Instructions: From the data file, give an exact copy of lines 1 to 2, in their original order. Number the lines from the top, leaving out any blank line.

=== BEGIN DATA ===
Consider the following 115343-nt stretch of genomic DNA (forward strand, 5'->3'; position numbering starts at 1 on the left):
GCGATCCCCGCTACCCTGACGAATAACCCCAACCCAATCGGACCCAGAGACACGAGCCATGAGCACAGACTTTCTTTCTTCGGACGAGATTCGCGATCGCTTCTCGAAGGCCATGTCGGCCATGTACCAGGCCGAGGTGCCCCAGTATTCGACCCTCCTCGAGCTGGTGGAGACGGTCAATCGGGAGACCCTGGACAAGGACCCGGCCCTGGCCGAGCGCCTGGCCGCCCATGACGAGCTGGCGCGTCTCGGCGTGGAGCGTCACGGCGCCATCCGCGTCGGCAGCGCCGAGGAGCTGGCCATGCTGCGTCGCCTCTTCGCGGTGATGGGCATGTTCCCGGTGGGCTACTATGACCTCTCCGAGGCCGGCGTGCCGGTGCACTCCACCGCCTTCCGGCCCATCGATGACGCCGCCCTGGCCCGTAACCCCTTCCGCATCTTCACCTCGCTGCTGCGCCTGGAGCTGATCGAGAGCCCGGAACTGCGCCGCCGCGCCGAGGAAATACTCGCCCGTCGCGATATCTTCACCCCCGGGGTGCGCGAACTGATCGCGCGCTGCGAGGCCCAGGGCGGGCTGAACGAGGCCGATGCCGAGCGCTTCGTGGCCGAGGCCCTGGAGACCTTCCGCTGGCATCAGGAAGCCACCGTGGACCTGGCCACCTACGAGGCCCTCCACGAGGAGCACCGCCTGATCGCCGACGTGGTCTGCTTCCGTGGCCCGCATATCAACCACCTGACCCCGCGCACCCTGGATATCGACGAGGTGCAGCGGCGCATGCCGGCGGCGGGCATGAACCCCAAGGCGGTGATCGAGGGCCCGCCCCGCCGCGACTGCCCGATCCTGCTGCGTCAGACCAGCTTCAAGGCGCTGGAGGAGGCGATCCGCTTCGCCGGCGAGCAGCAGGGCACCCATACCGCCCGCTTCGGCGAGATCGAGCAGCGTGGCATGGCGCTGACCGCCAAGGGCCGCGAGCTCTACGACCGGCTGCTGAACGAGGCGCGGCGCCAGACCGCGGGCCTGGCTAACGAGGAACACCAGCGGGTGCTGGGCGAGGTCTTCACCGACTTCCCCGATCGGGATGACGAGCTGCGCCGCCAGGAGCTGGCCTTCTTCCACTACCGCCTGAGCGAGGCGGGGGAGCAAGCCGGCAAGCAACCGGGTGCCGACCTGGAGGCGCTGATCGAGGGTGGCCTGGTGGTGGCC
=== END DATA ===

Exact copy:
Consider the following 115343-nt stretch of genomic DNA (forward strand, 5'->3'; position numbering starts at 1 on the left):
GCGATCCCCGCTACCCTGACGAATAACCCCAACCCAATCGGACCCAGAGACACGAGCCATGAGCACAGACTTTCTTTCTTCGGACGAGATTCGCGATCGCTTCTCGAAGGCCATGTCGGCCATGTACCAGGCCGAGGTGCCCCAGTATTCGACCCTCCTCGAGCTGGTGGAGACGGTCAATCGGGAGACCCTGGACAAGGACCCGGCCCTGGCCGAGCGCCTGGCCGCCCATGACGAGCTGGCGCGTCTCGGCGTGGAGCGTCACGGCGCCATCCGCGTCGGCAGCGCCGAGGAGCTGGCCATGCTGCGTCGCCTCTTCGCGGTGATGGGCATGTTCCCGGTGGGCTACTATGACCTCTCCGAGGCCGGCGTGCCGGTGCACTCCACCGCCTTCCGGCCCATCGATGACGCCGCCCTGGCCCGTAACCCCTTCCGCATCTTCACCTCGCTGCTGCGCCTGGAGCTGATCGAGAGCCCGGAACTGCGCCGCCGCGCCGAGGAAATACTCGCCCGTCGCGATATCTTCACCCCCGGGGTGCGCGAACTGATCGCGCGCTGCGAGGCCCAGGGCGGGCTGAACGAGGCCGATGCCGAGCGCTTCGTGGCCGAGGCCCTGGAGACCTTCCGCTGGCATCAGGAAGCCACCGTGGACCTGGCCACCTACGAGGCCCTCCACGAGGAGCACCGCCTGATCGCCGACGTGGTCTGCTTCCGTGGCCCGCATATCAACCACCTGACCCCGCGCACCCTGGATATCGACGAGGTGCAGCGGCGCATGCCGGCGGCGGGCATGAACCCCAAGGCGGTGATCGAGGGCCCGCCCCGCCGCGACTGCCCGATCCTGCTGCGTCAGACCAGCTTCAAGGCGCTGGAGGAGGCGATCCGCTTCGCCGGCGAGCAGCAGGGCACCCATACCGCCCGCTTCGGCGAGATCGAGCAGCGTGGCATGGCGCTGACCGCCAAGGGCCGCGAGCTCTACGACCGGCTGCTGAACGAGGCGCGGCGCCAGACCGCGGGCCTGGCTAACGAGGAACACCAGCGGGTGCTGGGCGAGGTCTTCACCGACTTCCCCGATCGGGATGACGAGCTGCGCCGCCAGGAGCTGGCCTTCTTCCACTACCGCCTGAGCGAGGCGGGGGAGCAAGCCGGCAAGCAACCGGGTGCCGACCTGGAGGCGCTGATCGAGGGTGGCCTGGTGGTGGCC